There are many animals that live in and around Cabrillo National Monument (CNM), including land animals such as small mammals, birds, or reptiles, and tidepool invertebrates (animals without a spinal column). But those aren’t the only animals CNM has to offer! There are a handful of marine mammals that forage off our rocky coastline. One such group of mammals are “Pinnipeds,” Latin for “fin or flipper footed,” a reference to their front and back flippers. Two species of pinniped that regularly visit the Monument are the California Sea Lion (Zalophus californianus) and the Harbor Seal (Phoca vitulina) – but which animal is which?
Photo courtesy of the Marine Mammal Center – California Sea Lions (Zalophus californianus) sunning themselves out of the water.
Photo courtesy of the Marine Mammal Center – Two Harbor Seals (Phoca vitulina) resting on a beach.
One easy way to differentiate the two species is by sound. Is the animal making a loud barking noise? If yes, then it’s most likely a California Sea Lion! Sea Lions have ear flaps, primarily use their front-body (head, neck, shoulders, chest, and front flippers) to swim, and can rotate their flippers to “walk” on land. Because of their ability to use their flippers on land, they often haul themselves out of the water and onto various structures such as buoys, docks/piers, and sometimes even up onto the back of fishing boats.
Harbor Seals, on the other hand, are relatively quiet and spend more of their time out at sea than Sea Lions do. These Pinnipeds don’t have ear flaps and swim primarily with their back-body (lower back, hips, and rear flippers). Though graceful in the water, they move clumsily on land because they can’t rotate their flippers like the Sea Lions can. Instead, they must undulate (flop or wiggle) along on their bellies.
There are other characteristics that differentiate California Sea Lions from Harbor Seals. The general appearance of California Sea Lions is tan to dark brown. Males of this species can reach up to 800 pounds and can be differentiated from females by the large bump on their forehead called a sagittal crest. Conversely, Harbor Seals are speckled or spotted and generally a lot lighter than California Sea Lions, from white to a light gray or brown. They do not have earflaps, just an earhole, and are smaller than California Sea Lions, weighing in at around 300 pounds.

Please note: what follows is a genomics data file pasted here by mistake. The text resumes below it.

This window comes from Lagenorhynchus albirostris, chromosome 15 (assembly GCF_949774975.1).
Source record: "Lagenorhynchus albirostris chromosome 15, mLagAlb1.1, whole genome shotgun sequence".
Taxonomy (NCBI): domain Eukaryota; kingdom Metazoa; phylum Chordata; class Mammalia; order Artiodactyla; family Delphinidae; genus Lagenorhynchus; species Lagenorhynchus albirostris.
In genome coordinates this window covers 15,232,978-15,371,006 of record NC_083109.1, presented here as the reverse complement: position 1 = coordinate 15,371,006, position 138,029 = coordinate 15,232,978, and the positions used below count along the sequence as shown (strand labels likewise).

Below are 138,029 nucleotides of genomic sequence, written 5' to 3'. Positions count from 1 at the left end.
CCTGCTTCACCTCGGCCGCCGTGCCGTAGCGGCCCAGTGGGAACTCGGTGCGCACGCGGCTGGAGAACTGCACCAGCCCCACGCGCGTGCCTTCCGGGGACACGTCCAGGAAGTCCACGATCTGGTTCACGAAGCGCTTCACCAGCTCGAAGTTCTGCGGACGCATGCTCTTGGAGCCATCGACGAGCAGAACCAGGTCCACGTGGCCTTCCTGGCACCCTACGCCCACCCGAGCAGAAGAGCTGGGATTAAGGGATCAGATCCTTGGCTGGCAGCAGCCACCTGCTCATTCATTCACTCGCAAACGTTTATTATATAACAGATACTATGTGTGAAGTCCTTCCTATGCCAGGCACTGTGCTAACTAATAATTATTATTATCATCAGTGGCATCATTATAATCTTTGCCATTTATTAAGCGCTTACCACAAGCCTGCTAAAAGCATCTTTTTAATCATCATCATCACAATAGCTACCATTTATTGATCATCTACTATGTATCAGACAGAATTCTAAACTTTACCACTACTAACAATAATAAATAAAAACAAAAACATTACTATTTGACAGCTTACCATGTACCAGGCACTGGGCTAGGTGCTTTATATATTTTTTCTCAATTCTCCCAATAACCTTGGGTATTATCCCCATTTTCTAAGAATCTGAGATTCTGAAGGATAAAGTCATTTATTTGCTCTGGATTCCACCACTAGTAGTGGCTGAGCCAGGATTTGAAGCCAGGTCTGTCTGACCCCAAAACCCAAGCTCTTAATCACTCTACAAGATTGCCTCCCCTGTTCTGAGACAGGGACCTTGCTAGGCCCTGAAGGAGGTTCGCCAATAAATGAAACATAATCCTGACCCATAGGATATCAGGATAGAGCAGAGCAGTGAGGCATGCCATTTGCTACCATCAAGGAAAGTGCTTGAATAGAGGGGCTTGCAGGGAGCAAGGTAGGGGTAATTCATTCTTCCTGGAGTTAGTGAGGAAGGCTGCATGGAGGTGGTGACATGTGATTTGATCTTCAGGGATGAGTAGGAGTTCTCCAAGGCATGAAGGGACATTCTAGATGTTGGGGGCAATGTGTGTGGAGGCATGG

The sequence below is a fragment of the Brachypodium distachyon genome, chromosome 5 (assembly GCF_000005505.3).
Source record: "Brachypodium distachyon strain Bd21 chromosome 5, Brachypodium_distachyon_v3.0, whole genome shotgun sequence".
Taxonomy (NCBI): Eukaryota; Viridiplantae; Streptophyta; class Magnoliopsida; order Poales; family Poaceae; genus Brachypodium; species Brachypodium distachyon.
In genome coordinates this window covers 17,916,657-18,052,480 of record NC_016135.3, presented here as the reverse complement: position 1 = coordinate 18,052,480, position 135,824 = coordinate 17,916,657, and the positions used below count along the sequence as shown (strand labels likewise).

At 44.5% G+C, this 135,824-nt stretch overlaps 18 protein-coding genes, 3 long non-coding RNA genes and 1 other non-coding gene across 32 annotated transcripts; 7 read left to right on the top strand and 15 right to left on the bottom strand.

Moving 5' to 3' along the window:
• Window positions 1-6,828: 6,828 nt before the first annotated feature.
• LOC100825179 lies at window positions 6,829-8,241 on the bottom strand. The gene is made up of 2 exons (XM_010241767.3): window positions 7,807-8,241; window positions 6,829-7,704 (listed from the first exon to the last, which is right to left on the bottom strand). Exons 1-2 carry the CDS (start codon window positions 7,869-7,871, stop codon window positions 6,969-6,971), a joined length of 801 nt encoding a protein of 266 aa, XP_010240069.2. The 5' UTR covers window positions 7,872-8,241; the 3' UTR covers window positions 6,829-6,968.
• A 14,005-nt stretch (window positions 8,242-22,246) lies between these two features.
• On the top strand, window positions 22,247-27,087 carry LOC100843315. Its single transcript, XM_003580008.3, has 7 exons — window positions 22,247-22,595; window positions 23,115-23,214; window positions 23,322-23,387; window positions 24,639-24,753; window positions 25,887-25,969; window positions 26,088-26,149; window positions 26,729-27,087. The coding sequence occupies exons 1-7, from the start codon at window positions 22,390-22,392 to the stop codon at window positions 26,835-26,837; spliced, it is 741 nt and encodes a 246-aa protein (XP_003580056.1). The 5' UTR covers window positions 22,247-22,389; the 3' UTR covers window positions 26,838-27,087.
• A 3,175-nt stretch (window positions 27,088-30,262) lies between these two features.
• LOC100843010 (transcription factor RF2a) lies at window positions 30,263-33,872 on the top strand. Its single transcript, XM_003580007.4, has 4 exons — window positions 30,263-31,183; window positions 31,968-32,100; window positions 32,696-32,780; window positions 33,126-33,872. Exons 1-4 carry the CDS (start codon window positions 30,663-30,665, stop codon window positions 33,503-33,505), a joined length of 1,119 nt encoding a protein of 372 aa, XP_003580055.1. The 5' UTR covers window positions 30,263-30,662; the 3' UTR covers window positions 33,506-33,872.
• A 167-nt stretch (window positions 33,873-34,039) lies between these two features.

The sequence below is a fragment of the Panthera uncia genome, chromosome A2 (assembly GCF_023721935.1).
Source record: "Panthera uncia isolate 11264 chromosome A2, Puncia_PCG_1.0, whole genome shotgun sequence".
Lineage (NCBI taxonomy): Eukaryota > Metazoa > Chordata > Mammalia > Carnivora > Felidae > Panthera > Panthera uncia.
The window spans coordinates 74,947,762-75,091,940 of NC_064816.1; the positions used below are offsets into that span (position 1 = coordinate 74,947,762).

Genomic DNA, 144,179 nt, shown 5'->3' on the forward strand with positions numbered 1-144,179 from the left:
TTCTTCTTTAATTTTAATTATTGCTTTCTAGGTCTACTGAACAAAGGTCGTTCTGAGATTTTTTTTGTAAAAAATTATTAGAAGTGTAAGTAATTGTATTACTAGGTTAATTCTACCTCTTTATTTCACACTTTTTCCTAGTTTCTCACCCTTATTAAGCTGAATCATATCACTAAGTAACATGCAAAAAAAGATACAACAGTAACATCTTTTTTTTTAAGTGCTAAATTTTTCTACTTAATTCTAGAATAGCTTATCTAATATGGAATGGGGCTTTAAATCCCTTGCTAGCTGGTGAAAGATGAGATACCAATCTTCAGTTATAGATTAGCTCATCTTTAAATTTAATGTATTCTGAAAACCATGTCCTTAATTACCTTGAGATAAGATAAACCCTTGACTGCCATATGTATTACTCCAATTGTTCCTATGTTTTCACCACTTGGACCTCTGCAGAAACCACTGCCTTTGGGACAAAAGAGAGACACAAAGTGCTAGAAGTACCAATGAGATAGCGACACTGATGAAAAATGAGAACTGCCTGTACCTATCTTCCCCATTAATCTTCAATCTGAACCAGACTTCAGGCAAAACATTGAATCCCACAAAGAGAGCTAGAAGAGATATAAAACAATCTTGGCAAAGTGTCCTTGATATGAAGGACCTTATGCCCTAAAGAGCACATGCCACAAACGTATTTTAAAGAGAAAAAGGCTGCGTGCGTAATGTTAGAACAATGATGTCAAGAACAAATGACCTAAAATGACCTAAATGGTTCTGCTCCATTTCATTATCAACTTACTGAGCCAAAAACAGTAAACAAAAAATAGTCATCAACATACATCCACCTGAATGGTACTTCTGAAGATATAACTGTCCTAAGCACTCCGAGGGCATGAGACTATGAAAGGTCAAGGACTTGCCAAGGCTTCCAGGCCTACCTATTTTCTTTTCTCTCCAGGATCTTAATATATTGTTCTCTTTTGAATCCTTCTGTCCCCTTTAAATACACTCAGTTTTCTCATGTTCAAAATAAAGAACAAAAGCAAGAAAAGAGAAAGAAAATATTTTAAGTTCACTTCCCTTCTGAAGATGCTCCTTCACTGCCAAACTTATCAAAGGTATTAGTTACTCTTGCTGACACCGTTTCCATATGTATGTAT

Photo courtesy of the Marine Mammal Center – A male California Sea Lion (Zalophus californianus) stands upright on some rocks.
Photo courtesy of reno4913 at iNaturalist.org – The external (outside) ear flap of a California Sea Lion (Zalophus californianus).
The behavior of the two pinniped species differs as well. California Sea Lions are very playful and generally hang out in large groups, whereas Harbor Seals tend to be more solitary (except when they’ve hauled-out onto the beach at the Children’s Cove in La Jolla – one of the only places they can haul out in all of San Diego County!). Here at CNM, Harbor Seals can generally be seen foraging off the west coast of the peninsula by the tidepools. They like to forage in the subtidal and intertidal zones, which are close to the shore.
The next time you’re at Cabrillo National Monument listen closely for the barks of the California Sea Lion, or search for the spotted coat of the Harbor Seal off the coastline – I bet you’ll be able to tell the difference between them now!
More About Pinnipeds:
August 27, 2018
Last updated: August 27, 2018